• Sunday, December 10, 2023
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Calls heighten for review of Fiscal Responsibility Act as debt soars

Civil Society Organisations and financial stakeholders have raised calls on the National Assembly to amend the Fiscal Responsibility Act to give the Fiscal Responsibility Commission powers to help curb government’s excessive borrowing and put debt in check.

The call for amendment follows growing concerns over Nigeria’s rising public debt which currently stands at N87. 3 trillion, according to the Debt Management Office.

At a Roundtable on Fiscal Responsibility and Debt Management in Abuja on Monday, stakeholders stated that it is unhealthy for Nigeria’s fiscal landscape to keep borrowing huge loans and using as much as 93.6% of the nation’s meagre to service these debts, prompting the need to urgently curb government’s borrowing.

Read also: How Nigeria can defuse ‘fiscal timebomb’ – World Bank

Oke Epia, executive director, of Order Paper Advocacy Initiative, said it was critical to enable the proper activation of the Fiscal Responsibility Act 2007. This, according to him, will address issues of malfeasance, wastage, lack of prudence, accountability and transparency in public finance.

He stated that the Fiscal Responsibility Act as currently enacted does not serve that purpose.

“We should amend the Fiscal Responsibility Act, such that it enables the operators of that Act, the Fiscal Responsibility Commission to be able to push for full, effective and productive implementation. In other words, the commission can have the muscle, the power to both bark and bite.

‘There is a threshold for borrowing by the federal government and the states, you are not supposed to borrow more than 3 per cent of GDP. However, the government has consistently in the last few years lashed out that caveat to overshoot that limit of the 3 % and that is where we are where we are today. If we have a commission that can stand its ground and power to demand compliance and indeed we see compliance, we will not be where we are today.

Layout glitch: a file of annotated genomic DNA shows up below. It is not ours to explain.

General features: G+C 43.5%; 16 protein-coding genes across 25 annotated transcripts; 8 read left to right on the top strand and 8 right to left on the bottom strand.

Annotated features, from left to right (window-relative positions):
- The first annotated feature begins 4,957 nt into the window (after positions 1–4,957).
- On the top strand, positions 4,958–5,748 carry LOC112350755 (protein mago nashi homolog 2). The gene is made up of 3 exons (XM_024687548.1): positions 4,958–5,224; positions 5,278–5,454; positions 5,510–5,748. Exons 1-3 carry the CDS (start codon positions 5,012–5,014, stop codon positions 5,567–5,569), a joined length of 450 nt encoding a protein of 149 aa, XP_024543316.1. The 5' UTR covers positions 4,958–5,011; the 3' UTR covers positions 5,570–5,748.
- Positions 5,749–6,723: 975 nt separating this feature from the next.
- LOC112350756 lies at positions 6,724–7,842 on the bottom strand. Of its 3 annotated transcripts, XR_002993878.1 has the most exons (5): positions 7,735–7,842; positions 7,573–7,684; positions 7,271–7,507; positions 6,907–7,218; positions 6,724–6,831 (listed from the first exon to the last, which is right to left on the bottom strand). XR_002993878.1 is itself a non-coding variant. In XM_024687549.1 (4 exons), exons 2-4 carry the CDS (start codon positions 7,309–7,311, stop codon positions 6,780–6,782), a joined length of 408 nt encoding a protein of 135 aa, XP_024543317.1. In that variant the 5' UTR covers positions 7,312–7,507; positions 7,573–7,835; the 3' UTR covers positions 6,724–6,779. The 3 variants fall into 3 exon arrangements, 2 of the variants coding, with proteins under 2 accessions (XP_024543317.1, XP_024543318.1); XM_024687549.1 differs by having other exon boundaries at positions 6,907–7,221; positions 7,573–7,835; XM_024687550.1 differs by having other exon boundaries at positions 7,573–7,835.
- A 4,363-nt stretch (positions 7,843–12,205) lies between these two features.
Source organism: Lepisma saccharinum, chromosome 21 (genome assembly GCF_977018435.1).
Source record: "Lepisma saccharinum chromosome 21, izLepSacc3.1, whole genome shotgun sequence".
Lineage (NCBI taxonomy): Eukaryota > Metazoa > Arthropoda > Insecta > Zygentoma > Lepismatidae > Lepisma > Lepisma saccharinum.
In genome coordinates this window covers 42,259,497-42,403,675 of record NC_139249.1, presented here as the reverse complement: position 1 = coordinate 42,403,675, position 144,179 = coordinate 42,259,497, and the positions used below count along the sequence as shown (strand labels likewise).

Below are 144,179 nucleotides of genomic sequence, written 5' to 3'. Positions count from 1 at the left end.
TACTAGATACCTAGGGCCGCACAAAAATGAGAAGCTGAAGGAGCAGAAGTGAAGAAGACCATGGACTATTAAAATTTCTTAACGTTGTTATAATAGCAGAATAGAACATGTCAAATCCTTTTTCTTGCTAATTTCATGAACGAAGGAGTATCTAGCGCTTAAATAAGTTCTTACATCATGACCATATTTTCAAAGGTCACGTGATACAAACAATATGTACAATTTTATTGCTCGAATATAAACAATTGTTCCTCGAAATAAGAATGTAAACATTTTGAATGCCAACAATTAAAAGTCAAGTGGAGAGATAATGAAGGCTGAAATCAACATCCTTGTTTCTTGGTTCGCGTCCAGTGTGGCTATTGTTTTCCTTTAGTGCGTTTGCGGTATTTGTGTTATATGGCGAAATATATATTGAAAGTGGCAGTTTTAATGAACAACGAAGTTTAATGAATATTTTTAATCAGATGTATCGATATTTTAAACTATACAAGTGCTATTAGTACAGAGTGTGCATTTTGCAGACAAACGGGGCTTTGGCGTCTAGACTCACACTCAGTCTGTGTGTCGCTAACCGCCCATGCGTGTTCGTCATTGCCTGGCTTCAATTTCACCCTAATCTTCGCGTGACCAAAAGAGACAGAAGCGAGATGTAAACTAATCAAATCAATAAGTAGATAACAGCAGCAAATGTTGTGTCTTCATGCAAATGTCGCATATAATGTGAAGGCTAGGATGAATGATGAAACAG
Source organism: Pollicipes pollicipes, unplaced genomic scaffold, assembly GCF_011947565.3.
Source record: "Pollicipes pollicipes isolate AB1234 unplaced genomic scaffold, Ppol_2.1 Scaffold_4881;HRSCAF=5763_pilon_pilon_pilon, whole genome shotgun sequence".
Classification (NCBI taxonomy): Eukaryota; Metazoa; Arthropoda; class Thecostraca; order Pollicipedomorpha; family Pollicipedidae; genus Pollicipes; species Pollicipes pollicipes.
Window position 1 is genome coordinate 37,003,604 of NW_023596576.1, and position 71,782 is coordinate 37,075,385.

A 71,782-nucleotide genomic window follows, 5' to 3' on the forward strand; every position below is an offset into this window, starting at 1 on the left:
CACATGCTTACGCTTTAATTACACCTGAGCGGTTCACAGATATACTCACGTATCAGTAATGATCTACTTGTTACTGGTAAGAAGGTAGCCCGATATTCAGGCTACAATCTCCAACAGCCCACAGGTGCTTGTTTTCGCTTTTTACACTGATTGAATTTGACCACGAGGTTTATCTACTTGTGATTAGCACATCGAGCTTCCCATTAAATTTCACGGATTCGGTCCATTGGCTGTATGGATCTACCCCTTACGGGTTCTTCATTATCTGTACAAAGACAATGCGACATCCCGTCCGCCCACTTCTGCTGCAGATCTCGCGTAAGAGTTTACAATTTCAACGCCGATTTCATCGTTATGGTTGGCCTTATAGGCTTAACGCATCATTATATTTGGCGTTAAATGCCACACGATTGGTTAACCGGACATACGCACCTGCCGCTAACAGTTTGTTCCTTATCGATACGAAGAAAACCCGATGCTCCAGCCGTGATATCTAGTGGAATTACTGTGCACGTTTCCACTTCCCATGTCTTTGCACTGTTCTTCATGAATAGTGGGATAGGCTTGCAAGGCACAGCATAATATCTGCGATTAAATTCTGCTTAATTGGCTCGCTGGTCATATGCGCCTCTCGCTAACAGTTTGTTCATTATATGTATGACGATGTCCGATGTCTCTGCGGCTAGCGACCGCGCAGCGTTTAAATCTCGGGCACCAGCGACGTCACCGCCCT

“So for us, we believe that an amendment of the Fiscal Responsibility Act 2017 to empower the commission to be able to live up to his responsibility is a key objective’, he said.

Epia emphasized the need for enduring solutions to the fiscal public finance management issues plaguing the country. He raised questions about the recent approval of over N2 trillion supplementary budget and the loan for fuel subsidy palliative.

The executive director also questioned the tangible effects of these borrowings on the citizens, emphasizing the disconnect between government allocations and the actual impact on the streets.

He berated the National Assembly for lagging in its oversight role, and urged the legislature to ensure proper scrutiny of government borrowings, as it is vested with the power of approval,

Epia said legislators must move beyond lip service and ensure funds are utilized for the welfare of citizens, and not for funding luxurious lifestyles.

Read also: Achieving tax compliance in Nigeria: A path to fiscal sustainability

“We are also aware that the government plans to borrow some more and more, mortgaging the future of generations unborn. How do we achieve any form of fiscal sustainability in a situation like this? Who has the responsibility to ensure that we maintain a healthy balance between borrowing our expenditure, revenue and public service delivery, he queried.

Berating the National Assembly for failing in their duties of checkmating the government excesses, he stated: “On the other hand, which is more critical, is the duty of oversight, having made the approvals and allocations dispensed, what has the National Assembly, done to ensure that these monies and allocations set the purposes for which they have been allocated and indeed dispensed?” He queried.

Charles Abana, head, Directothe rate of Legal Investigation and Enforcement, Fiscal Responsibility Commission while also decrying rising debt stock recommended that the purpose of incurring debts be redefined, being for projects that will promote value chain development, improve the macroeconomic framework, develop infrastructure and build strategic human capital.

This, according to him will imply a removal of the amendment in Sec. 12 of the 2021 Finance Act which introduced an omnibus new term called as a justification for borrowing.

He also highlighted the need to establish a comprehensive accessible public record of all debts, period of amortisation, interest, the amounts so far repaid or used for service, outstanding sums, projects where proceeds have been deployed and the state of implementation or access to services,
etc; and stop borrowing for recurrent expenditure (personnel and overheads) and dilatory capital expenditure that adds no value to economic growth, wealth creation and development.

Regina Udo, Senior programme executive at OrderPaper Advocacy Initiative who equally spoke at the event said her organisation was engaging the National Assembly to advocate the implementation of the FRA 2007 Act at the national and sub-national levels as it relates to debt management and revenue remittances through the parliament’s public accounts committee.